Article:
MCF-7 cells were maintained in DMEM, 4.5 g/L glucose supplemented with non-essential amino acids (NEAA) (Invitrogen) and 10% fetal bovine serum (FBS) (Biowest). T47D cells were maintained in RPMI 1640 supplemented with NEAA, sodium pyruvate (Invitrogen) and 10% FBS (Biowest). HC-11 cells were maintained in RPMI 1640 supplemented with 2 mM L-glutamine, 5 μg/mL insulin (Invitrogen), 0.01 μg/mL epidermal growth factor (EGF) (Abcys) and 10% FBS (Biowest). MCF10-A cells were maintained in DMEM/F12 supplemented with 0.5 μg/mL hydrocortisone, 10 μg/mL insulin (Invitrogen), 20 ng/mL EGF (Abcys), 100 ng/mL cholera toxin (Sigma) and 5% horse serum (Invitrogen) All cell lines were cultured with penicillin/streptomycin (Invitrogen) at 37 °C under 5% CO2. For steroid treatments, cells were cultured for at least 24 h in steroids and serum-free DMEM without phenol red and with 2.5% or 5% charcoal/dextran-stripping FBS (Biowest) for MCF-7 and T47D cells, respectively. E2 was purchased from Sigma. Natural enantiomers (6aS and 11aS asymmetric carbon configurations) of glyceollin I and glyceollin II were chemically synthesized by HPC Pharma adapting the synthesis method described by Khupse et al.  and Luniwal et al. . The purity was determined at 98% and 99% for glyceollin I and glyceollin II, respectively.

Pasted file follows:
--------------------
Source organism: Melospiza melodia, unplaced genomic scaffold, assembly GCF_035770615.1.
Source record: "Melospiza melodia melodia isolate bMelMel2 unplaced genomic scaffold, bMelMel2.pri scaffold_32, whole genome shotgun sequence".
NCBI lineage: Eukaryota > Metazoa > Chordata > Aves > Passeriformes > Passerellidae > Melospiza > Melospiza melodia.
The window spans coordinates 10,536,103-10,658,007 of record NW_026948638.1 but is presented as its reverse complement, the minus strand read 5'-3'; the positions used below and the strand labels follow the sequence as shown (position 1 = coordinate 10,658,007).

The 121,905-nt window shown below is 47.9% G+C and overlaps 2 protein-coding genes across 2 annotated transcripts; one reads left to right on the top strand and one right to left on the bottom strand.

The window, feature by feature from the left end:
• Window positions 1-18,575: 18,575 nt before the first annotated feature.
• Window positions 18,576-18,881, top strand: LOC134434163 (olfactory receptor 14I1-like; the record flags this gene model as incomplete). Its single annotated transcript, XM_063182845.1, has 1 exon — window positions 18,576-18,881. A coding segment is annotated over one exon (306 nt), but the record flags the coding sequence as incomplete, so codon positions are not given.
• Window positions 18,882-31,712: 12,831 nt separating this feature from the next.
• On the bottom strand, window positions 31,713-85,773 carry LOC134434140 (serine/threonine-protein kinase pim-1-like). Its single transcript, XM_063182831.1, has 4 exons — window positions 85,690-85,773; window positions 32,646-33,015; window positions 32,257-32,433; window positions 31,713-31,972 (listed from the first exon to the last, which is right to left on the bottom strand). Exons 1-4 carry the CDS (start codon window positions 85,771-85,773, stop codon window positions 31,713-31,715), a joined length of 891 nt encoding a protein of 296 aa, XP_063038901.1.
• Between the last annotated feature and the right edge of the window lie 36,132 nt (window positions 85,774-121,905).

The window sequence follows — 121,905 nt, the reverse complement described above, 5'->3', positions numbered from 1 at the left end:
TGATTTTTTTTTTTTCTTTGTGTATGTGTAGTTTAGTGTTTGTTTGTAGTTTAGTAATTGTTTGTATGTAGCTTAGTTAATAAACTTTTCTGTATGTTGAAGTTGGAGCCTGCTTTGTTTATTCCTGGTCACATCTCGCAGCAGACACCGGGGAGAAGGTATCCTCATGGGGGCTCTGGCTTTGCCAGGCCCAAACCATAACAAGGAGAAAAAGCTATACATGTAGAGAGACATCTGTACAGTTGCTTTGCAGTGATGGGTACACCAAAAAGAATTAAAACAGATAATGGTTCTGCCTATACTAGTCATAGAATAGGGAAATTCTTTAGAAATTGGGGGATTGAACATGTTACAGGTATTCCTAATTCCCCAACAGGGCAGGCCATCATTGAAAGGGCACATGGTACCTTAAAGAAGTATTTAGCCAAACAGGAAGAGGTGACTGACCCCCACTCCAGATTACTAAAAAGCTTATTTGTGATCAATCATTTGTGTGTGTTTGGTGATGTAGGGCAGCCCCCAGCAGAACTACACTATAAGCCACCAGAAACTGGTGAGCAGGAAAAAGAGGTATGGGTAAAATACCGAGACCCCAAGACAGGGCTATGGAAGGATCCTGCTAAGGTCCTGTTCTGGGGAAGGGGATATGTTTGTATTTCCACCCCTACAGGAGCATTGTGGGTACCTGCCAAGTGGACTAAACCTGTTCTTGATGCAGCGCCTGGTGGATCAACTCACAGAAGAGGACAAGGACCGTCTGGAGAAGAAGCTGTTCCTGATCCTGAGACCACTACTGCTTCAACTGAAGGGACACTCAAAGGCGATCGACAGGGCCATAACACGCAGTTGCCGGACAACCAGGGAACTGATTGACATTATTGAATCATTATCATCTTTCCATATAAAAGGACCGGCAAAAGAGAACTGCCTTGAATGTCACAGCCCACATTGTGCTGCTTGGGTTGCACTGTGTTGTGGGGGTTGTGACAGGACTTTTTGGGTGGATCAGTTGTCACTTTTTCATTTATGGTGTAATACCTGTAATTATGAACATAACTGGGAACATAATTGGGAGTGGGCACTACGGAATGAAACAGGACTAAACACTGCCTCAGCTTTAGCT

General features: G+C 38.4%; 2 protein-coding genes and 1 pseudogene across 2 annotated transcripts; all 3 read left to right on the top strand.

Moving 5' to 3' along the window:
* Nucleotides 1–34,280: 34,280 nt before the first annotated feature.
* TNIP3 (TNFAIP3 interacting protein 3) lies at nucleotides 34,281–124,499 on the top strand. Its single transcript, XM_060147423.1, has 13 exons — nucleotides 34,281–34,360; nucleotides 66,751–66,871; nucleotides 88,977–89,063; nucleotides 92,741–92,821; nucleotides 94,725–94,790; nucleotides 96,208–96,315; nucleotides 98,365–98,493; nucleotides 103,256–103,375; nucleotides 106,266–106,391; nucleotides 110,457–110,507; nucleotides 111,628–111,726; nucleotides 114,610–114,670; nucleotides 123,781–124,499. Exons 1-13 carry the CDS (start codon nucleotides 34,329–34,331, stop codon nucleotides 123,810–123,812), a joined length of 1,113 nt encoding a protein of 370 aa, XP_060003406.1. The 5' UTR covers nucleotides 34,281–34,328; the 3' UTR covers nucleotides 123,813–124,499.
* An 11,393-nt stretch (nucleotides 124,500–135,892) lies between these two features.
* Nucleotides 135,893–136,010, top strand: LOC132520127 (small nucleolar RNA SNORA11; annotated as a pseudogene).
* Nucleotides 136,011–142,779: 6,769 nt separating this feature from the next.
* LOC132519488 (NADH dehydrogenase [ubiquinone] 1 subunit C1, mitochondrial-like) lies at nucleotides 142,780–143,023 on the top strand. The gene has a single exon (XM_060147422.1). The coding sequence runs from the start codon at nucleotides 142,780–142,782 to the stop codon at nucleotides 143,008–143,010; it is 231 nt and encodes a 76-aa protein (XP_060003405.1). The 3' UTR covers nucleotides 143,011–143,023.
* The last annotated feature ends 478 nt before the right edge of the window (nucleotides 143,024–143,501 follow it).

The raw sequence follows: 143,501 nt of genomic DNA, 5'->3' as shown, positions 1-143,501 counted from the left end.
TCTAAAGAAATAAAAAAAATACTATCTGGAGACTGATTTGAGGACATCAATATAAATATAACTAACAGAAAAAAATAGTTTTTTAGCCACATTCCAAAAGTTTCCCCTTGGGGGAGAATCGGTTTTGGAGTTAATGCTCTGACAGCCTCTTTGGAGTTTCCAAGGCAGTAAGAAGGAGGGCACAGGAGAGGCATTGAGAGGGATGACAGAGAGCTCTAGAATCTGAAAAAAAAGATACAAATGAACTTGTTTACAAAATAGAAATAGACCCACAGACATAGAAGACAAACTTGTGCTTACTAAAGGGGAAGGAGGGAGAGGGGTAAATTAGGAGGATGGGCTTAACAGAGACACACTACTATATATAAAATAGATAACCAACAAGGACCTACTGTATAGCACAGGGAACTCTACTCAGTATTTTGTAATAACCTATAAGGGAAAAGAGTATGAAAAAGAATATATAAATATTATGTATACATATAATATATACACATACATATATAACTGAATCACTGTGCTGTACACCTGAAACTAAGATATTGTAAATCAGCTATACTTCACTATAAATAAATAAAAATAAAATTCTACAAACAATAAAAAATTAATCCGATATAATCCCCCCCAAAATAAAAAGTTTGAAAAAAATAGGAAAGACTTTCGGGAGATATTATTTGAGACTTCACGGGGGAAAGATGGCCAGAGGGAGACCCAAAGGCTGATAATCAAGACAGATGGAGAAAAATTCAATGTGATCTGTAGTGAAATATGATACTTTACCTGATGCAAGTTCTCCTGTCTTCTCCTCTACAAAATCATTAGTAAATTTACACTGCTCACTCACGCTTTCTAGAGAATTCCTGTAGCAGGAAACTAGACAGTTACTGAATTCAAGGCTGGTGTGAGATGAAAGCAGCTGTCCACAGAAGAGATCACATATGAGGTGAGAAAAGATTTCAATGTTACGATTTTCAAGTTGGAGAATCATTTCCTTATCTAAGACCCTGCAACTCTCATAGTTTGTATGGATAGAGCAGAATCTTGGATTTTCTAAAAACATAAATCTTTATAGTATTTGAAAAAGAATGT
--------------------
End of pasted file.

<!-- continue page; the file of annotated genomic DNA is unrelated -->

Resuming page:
Cells (7500 cells/well for HC-11, 20,000 cells/well for MCF-7 and MCF10-A, and 40,000 cells/well for T47D) were plated in 24-well plates and then deprived of steroids and serum for 72 h. The cells were treated with different doses of glyceollin I or II with or without 10−9 M E2 for 6 days with renewal of the treatment mixture on day 3. After treatment, the cells were trypsinized, and the cell number was determined using a TC10 Automated Cell Counter (Bio-Rad).
MCF-7 cells (30,000 cells/well) were plated in 24-well plates. After serum and steroid deprivation, the cells were transfected overnight with 100 ng of an ERE-TK-luciferase vector, which encodes luciferase under the control of one ERE, and with 20 ng of a CMV-β galactosidase vector, which served as a control of transfection efficiency control. JetPEI was used as a transfection reagent (Polyplus transfection). Next, the cells were treated with 10−9 M E2 and/or with different doses of glyceollin I or II. ICI182.780 (Tocris) was used as ER-inhibitor. The cells were lysed in Passive Lysis Buffer (Promega), and luciferase activity was determined using a commercial luciferase assay system (Promega).